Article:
We were also clear on the boundaries with people. For example, there were many parents and carers who were trying to juggle. I was trying to juggle a three-year old, which was chaos at times. He often joined me on video chat. I was handing him over to my husband every two hours, and at the time, people were worried about how that would be perceived. The message from the firm was always ‘do what you need to do’. We’re all trying to survive. If you need to do childcare duty in the afternoon, and need to work in the evening, that’s perfectly okay.
JH: Okay. A very pragmatic but supportive approach sounds appropriate and, yeah, I mean, easy to say but doing 150 people who are geographically located with different priorities is not so easy. Do you know, there was an initial adaptation. But obviously, the kind of crisis or the situation with COVID is kind of pivoted and changed and evolved, are you still continuing to evolve and do you imagine that we'll continue on to the very end of, when COVID is hopefully a dim and distant memory?
MJ: Absolutely. The plan is never static. The strategy should never stand still. And it should always be something that we're continuing to assess, review, test and iterate - all those things. And so I think actually in the scenario that we're in right now, in that period upfront, where it was all hands on deck and let’s get our arms around this and understand what our clients need, to a different approach which was, Okay we know where our clients are still struggling but actually we were also seeing some clients who were coming out of that survival mode looking ahead, looking at transformation.” I heard one partner say, transformation is non-negotiable.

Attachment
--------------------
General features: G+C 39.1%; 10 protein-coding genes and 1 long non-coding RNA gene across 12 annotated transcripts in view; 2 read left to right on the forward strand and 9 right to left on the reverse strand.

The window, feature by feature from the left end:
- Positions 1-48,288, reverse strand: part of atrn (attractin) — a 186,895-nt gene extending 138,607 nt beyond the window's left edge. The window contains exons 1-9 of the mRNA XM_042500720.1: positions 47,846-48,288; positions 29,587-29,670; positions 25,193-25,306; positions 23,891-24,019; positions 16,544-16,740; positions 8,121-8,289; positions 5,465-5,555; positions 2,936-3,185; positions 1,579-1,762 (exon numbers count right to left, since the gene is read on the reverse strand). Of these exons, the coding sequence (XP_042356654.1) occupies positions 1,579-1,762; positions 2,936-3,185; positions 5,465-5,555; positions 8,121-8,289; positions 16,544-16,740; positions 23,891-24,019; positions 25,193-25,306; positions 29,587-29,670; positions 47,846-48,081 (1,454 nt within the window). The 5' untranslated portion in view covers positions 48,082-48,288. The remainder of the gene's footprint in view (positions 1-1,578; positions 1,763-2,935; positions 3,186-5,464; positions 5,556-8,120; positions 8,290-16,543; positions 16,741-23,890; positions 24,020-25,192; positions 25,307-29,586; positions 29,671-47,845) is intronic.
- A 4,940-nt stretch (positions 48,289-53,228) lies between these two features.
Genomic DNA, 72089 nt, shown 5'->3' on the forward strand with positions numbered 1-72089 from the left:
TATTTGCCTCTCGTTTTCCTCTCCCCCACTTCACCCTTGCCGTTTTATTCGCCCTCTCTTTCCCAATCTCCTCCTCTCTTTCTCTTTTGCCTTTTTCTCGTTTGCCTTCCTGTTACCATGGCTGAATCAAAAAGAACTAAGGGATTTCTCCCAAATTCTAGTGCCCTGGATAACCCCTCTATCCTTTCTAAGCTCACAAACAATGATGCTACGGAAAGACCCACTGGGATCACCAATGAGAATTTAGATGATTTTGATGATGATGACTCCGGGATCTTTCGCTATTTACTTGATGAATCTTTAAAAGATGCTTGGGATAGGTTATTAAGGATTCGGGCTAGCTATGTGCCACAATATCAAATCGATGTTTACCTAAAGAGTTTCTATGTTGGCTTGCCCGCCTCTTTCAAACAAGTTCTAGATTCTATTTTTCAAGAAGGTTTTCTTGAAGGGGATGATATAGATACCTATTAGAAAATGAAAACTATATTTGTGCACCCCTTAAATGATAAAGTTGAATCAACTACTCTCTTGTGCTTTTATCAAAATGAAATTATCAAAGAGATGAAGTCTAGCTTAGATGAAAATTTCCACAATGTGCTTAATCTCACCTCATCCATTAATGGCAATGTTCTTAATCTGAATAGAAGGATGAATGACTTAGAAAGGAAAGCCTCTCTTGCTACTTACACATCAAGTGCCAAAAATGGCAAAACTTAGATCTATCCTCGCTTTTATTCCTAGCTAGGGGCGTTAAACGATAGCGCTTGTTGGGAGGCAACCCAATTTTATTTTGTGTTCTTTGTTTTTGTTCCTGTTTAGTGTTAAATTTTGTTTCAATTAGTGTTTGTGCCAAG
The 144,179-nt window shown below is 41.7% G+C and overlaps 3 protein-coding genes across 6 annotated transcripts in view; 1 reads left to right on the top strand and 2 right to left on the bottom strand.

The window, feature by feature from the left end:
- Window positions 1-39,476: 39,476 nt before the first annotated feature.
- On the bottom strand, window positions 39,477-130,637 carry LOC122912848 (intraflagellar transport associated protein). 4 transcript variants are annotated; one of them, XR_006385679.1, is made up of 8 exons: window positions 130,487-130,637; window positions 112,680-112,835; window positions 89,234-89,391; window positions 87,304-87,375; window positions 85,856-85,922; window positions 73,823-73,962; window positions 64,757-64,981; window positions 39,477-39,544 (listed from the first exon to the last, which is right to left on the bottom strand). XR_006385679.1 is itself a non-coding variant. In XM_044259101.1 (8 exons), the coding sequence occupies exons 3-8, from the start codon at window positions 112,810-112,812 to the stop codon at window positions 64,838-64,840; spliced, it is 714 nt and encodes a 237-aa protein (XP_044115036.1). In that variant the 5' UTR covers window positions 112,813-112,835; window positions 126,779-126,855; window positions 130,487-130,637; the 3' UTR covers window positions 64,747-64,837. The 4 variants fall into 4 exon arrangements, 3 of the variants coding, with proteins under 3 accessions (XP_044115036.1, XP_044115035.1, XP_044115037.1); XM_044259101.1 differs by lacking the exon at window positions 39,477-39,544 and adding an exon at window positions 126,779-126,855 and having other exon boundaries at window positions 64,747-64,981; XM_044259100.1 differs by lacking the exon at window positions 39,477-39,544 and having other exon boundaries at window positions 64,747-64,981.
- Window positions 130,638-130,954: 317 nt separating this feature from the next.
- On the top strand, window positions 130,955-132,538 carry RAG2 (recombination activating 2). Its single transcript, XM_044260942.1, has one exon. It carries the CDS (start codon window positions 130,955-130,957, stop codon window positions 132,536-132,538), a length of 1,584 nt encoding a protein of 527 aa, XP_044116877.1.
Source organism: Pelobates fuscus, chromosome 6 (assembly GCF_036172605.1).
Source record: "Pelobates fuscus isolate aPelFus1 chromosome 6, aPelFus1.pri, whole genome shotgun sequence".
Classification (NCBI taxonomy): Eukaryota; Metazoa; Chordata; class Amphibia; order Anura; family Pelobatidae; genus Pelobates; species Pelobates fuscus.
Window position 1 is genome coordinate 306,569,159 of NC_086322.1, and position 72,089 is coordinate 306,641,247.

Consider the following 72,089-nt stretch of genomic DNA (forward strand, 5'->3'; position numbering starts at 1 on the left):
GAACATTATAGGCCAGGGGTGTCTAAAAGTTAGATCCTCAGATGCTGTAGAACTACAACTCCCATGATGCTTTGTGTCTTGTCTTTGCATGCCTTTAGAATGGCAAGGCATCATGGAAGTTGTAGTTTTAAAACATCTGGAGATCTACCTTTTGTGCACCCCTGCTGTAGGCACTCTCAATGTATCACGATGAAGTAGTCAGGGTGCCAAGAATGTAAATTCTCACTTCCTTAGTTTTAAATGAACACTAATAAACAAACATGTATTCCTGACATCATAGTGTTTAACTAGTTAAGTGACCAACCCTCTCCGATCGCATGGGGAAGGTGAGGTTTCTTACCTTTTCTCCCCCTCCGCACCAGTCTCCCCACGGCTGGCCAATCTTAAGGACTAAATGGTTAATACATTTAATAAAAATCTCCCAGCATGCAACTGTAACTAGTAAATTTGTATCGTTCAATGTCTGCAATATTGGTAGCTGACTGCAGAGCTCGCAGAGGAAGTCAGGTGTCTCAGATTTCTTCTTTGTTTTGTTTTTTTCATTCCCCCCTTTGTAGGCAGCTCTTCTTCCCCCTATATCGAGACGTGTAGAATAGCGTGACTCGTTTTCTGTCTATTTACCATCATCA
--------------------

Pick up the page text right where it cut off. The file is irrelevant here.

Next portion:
At the time, we were working on a high-profile transformation market positioning campaign so we knew that was the thing that we needed to get behind very quickly and get that into the market at the right time. We knew our clients were looking at risk for example. We knew they were still thinking about restructuring as a part of their business, so again, mobilising a team around market activation in that space. Being very front of mind and relevant at the right time is important. I think that’s in our makeup, and we’ve certainly evolved in that way.
JH: And I was going to ask you about, if there's a single thing which stands out as being the most challenging thing you encountered as a team leader during this period, and how you overcame it. You can include your three-year old because by the way, I have a little one as well and that is a bloody nightmare so I can completely relate to the how difficult that is. So, was it anything that stands out?
MJ: I think for me it was being really clear on boundaries. The working day got longer. People were putting meetings into the diary for 8 o’clock without checking to see if that was okay with people because they assumed you’d be up at your laptop by then. Meetings went very late into the day again for the same reason. The day just got longer in the absence of a commute, where you might still be checking your emails and getting up to speed on things, you’ve got a little bit of a break in between getting to the office and leaving the office. I have had to personally challenge myself around that because I would find myself at 6 o’clock still in the office at home bashing away at the keyboard, and my little boy comes to me and says “Mommy, can I have a story?” So it really is about making sure you have those boundaries and I think everybody in our marketing team, has struggled with that a lot. So we’ve been really as a leadership team, but for me personally as well, I’ve been saying “Hey, it’s okay to say no to a meeting. It’s okay to say, I don’t want to do that on video. I’m going to go walk the dog and we can have a chat on the phone. When was the last time you called somebody? We tend to do everything by video. I’ve introduced, a few times a week, a walk and talk, in some of my meetings rather than on video, so I think the day got longer, we had fewer boundaries, and a lot of people struggled with that.
As this becomes a longer term scenario for many, find your boundaries, find your red line and be clear on that. Do a brilliant job within the boundaries that you work, but don’t feel bad for the days that you can’t work past 5.30 or 6 o’clock for example.